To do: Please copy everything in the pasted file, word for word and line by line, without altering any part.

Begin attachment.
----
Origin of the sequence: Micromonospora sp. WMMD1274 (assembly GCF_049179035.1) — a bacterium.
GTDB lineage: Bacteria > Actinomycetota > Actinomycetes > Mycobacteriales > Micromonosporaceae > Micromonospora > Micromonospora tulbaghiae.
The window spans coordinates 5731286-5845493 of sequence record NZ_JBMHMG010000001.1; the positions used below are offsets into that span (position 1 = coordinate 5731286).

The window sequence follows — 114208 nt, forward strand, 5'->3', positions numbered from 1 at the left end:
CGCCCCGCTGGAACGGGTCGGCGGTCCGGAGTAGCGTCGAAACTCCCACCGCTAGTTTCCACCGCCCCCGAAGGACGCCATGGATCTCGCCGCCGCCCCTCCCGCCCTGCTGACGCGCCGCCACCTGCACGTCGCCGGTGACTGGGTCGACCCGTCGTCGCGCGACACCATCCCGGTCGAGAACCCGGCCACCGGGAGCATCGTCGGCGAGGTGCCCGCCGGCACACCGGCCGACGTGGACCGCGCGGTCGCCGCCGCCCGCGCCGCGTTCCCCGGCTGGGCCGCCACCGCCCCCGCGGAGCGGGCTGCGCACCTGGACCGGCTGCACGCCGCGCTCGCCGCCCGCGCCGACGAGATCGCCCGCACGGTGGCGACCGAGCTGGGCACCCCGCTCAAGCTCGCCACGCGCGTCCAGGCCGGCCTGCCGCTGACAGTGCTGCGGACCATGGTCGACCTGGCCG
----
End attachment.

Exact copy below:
Origin of the sequence: Micromonospora sp. WMMD1274 (assembly GCF_049179035.1) — a bacterium.
GTDB lineage: Bacteria > Actinomycetota > Actinomycetes > Mycobacteriales > Micromonosporaceae > Micromonospora > Micromonospora tulbaghiae.
The window spans coordinates 5731286-5845493 of sequence record NZ_JBMHMG010000001.1; the positions used below are offsets into that span (position 1 = coordinate 5731286).

The window sequence follows — 114208 nt, forward strand, 5'->3', positions numbered from 1 at the left end:
CGCCCCGCTGGAACGGGTCGGCGGTCCGGAGTAGCGTCGAAACTCCCACCGCTAGTTTCCACCGCCCCCGAAGGACGCCATGGATCTCGCCGCCGCCCCTCCCGCCCTGCTGACGCGCCGCCACCTGCACGTCGCCGGTGACTGGGTCGACCCGTCGTCGCGCGACACCATCCCGGTCGAGAACCCGGCCACCGGGAGCATCGTCGGCGAGGTGCCCGCCGGCACACCGGCCGACGTGGACCGCGCGGTCGCCGCCGCCCGCGCCGCGTTCCCCGGCTGGGCCGCCACCGCCCCCGCGGAGCGGGCTGCGCACCTGGACCGGCTGCACGCCGCGCTCGCCGCCCGCGCCGACGAGATCGCCCGCACGGTGGCGACCGAGCTGGGCACCCCGCTCAAGCTCGCCACGCGCGTCCAGGCCGGCCTGCCGCTGACAGTGCTGCGGACCATGGTCGACCTGGCCG